One hirer has been closely monitoring the safety performance of its compact plant and the results should be a lesson to the industry at large. Construction Plant News Editor, Lee Jones talks to Frank Elkins of Travis Perkins about his mission to improve digger and dumper safety.
As with so many problems in this world, when it comes to on-site safety the first and most difficult step is to recognise there’s an issue that needs to be addressed. That’s just what Frank Elkins of Travis Perkins has had the courage to do, and he is inviting the industry as a whole to make its own contribution to his initiative. Indeed, it is his direct experience of a personal tragedy that has inspired a conviction to find a solution. “Like the vast majority of organisations in our industry we take health and safety incredibly seriously,” declares the builders’ merchant’s Chief Operating Officer, “and I believed that we were doing a pretty good job. At the same time I knew that diggers and dumpers will occasionally tip over, with operator error almost always the cause of these accidents. If you deem the hand-over processes that are already in place are robust enough to mitigate many of those incidents, then there could be an assumption that it’s ultimately an end user problem.”
What stirred Frank to question that supposition was a tragic tipping incident which resulted in fatal injuries when a dumper rolled over. “We had done absolutely everything we were supposed to do, but it just wasn’t enough. It was at that point that I decided we need to join forces with the industry to do everything we can to prevent accidents like these from happening in the future. Initially we decided to investigate the scale of the issue within our own company by fitting tip and tell technology to our 1 tonne dumpers and diggers – and what it exposed genuinely shocked me.”
The research revealed that, on average, for every thousand Travis Perkins hires there were nine dumper, three mini excavator and one micro excavator tipping incident – figures which equate to around one tip a week on a mini digger or dumper. A cursory examination of the data might lead to the assumption that it is the inexperienced ‘weekend warriors’ rather than trade professionals that are to blame, but further analysis proved that the majority of tips involved the small builders and contractors who should be fully conversant with the risks, and well-versed in operating the machinery.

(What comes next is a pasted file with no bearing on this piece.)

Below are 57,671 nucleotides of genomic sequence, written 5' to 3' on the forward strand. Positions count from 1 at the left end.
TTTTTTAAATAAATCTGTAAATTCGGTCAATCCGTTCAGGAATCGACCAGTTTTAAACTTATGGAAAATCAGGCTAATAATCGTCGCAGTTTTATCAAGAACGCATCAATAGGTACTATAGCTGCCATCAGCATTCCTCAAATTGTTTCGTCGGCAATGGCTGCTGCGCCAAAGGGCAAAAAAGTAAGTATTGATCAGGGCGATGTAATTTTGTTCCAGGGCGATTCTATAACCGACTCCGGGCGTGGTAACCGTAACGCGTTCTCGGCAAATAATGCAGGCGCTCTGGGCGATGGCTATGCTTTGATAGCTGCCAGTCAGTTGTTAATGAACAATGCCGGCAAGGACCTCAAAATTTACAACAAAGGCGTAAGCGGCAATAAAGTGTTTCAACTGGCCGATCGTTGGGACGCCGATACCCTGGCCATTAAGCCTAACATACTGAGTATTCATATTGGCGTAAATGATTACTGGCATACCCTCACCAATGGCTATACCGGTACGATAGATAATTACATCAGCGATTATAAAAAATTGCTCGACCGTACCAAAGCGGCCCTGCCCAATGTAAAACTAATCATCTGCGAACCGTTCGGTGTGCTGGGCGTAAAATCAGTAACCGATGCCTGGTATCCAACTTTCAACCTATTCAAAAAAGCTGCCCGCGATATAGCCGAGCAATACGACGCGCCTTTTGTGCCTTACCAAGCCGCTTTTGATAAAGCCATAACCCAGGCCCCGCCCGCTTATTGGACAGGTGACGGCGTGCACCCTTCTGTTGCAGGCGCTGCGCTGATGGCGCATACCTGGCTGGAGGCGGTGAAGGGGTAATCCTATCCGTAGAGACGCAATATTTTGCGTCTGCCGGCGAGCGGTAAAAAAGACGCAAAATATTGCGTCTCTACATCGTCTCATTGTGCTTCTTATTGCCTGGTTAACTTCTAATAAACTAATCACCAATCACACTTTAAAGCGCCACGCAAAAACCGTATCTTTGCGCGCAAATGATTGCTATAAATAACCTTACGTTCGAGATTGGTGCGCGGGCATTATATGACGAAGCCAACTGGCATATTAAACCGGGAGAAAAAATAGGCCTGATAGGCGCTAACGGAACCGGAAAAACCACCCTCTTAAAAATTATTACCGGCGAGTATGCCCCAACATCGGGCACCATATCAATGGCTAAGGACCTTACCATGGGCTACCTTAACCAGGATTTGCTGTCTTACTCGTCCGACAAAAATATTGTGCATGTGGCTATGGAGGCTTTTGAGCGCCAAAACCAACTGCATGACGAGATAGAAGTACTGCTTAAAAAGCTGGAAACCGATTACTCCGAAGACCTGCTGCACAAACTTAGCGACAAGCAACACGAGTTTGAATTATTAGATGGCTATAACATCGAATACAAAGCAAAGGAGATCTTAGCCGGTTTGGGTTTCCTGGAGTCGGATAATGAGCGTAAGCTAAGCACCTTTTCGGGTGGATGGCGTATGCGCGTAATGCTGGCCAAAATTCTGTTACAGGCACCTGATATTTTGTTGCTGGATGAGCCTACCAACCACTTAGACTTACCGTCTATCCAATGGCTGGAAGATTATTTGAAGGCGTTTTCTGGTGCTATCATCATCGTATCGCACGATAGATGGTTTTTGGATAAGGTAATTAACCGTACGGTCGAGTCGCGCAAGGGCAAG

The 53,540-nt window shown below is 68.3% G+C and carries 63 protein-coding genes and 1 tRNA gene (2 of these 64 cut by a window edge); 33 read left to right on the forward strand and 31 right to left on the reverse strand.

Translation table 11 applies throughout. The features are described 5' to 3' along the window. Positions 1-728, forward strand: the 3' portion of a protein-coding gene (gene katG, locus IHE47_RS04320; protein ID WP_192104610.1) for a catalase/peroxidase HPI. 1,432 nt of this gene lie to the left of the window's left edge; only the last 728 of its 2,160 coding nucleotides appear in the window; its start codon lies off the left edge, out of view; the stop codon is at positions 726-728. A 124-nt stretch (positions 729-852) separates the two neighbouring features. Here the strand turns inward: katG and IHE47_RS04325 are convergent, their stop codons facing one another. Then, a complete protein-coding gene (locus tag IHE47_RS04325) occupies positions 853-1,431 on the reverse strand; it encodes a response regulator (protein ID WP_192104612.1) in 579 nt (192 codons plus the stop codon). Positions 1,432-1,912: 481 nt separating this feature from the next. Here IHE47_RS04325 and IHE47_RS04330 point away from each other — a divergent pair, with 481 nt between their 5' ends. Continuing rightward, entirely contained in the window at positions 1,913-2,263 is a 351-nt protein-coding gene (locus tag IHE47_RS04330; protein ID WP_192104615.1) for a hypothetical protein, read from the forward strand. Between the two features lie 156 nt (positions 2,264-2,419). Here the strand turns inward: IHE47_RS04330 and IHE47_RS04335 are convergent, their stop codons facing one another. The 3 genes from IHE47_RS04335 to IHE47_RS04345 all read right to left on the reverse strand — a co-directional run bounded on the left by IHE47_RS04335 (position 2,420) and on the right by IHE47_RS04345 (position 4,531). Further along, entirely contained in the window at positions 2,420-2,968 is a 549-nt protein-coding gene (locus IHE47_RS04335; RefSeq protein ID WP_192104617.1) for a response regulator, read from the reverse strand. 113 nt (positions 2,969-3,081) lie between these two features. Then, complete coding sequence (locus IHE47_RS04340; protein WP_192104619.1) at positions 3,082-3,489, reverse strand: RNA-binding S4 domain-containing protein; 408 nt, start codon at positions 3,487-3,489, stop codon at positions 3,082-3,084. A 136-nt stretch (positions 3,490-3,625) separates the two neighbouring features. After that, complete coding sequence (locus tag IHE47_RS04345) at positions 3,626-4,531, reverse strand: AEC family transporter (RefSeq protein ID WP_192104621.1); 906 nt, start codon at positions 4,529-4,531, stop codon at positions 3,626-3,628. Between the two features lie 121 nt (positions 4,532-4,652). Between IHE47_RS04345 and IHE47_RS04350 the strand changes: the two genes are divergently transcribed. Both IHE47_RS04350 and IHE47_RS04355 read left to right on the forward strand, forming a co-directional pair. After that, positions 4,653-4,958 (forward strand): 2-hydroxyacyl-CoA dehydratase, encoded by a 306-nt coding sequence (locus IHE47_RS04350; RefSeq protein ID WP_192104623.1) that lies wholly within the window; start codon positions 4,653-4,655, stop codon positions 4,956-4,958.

“I don’t believe that this is just our problem,” continues Frank, “and the lone voice of Travis Perkins won’t be enough to fix this. I believe that the hire industry needs to gather data and share its experiences to ensure that we are doing everything that is reasonably practicable to prevent these accidents.” The Hire Association Europe is supporting Travis Perkins in its campaign and four working parties have been set up to confront the issues that its findings raise.
“I would challenge other hirers to ask themselves how many tipping incidents they might have in their business? We then need to think about what else we can all do to inform people of the risks of using any piece of equipment, and what can we do to help improve those procedures? Could we insist that watching a short video that illustrates the risks is part of the hand-over, for example?” The forward tipping site dumper is a class of equipment that has been viewed as problematic in a safety context for some time, especially when fully laden, but it is the larger units that have hitherto been the focus. As a result, the 6 – 9 tonne units have seen improvements to visibility through changes to the geometry of the machine, and the addition of cameras or collision avoidance systems.
It is Frank’s contention that manufacturers should also be reviewing the safety of its most compact diggers and dumpers in relation to their stability in order to remove the possibility of tipping wherever possible. “When it comes to heavy machinery, if there is a perception of undue risk it is addressed by the OEMs, but are we monitoring smaller equipment closely enough to be aware of the dangers? I believe this is an issue that the industry needs to do something about because every single tipping incident can result in either serious injury or even death.”